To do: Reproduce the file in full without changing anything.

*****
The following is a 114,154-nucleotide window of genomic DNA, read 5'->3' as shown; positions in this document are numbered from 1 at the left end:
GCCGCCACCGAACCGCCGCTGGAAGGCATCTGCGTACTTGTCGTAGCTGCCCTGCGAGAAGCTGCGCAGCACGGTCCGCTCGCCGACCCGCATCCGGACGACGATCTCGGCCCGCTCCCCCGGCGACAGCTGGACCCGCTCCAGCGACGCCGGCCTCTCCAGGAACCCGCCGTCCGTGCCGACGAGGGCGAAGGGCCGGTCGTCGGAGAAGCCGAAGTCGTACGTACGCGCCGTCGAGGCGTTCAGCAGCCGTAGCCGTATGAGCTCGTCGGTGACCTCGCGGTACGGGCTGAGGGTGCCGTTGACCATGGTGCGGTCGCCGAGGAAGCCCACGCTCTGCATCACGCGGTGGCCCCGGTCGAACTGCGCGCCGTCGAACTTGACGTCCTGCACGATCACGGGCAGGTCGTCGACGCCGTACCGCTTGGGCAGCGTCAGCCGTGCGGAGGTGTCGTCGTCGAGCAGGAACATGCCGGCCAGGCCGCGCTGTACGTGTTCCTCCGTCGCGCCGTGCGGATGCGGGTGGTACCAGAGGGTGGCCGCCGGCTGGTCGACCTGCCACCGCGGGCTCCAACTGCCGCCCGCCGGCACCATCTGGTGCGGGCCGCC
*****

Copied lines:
The following is a 114,154-nucleotide window of genomic DNA, read 5'->3' as shown; positions in this document are numbered from 1 at the left end:
GCCGCCACCGAACCGCCGCTGGAAGGCATCTGCGTACTTGTCGTAGCTGCCCTGCGAGAAGCTGCGCAGCACGGTCCGCTCGCCGACCCGCATCCGGACGACGATCTCGGCCCGCTCCCCCGGCGACAGCTGGACCCGCTCCAGCGACGCCGGCCTCTCCAGGAACCCGCCGTCCGTGCCGACGAGGGCGAAGGGCCGGTCGTCGGAGAAGCCGAAGTCGTACGTACGCGCCGTCGAGGCGTTCAGCAGCCGTAGCCGTATGAGCTCGTCGGTGACCTCGCGGTACGGGCTGAGGGTGCCGTTGACCATGGTGCGGTCGCCGAGGAAGCCCACGCTCTGCATCACGCGGTGGCCCCGGTCGAACTGCGCGCCGTCGAACTTGACGTCCTGCACGATCACGGGCAGGTCGTCGACGCCGTACCGCTTGGGCAGCGTCAGCCGTGCGGAGGTGTCGTCGTCGAGCAGGAACATGCCGGCCAGGCCGCGCTGTACGTGTTCCTCCGTCGCGCCGTGCGGATGCGGGTGGTACCAGAGGGTGGCCGCCGGCTGGTCGACCTGCCACCGCGGGCTCCAACTGCCGCCCGCCGGCACCATCTGGTGCGGGCCGCC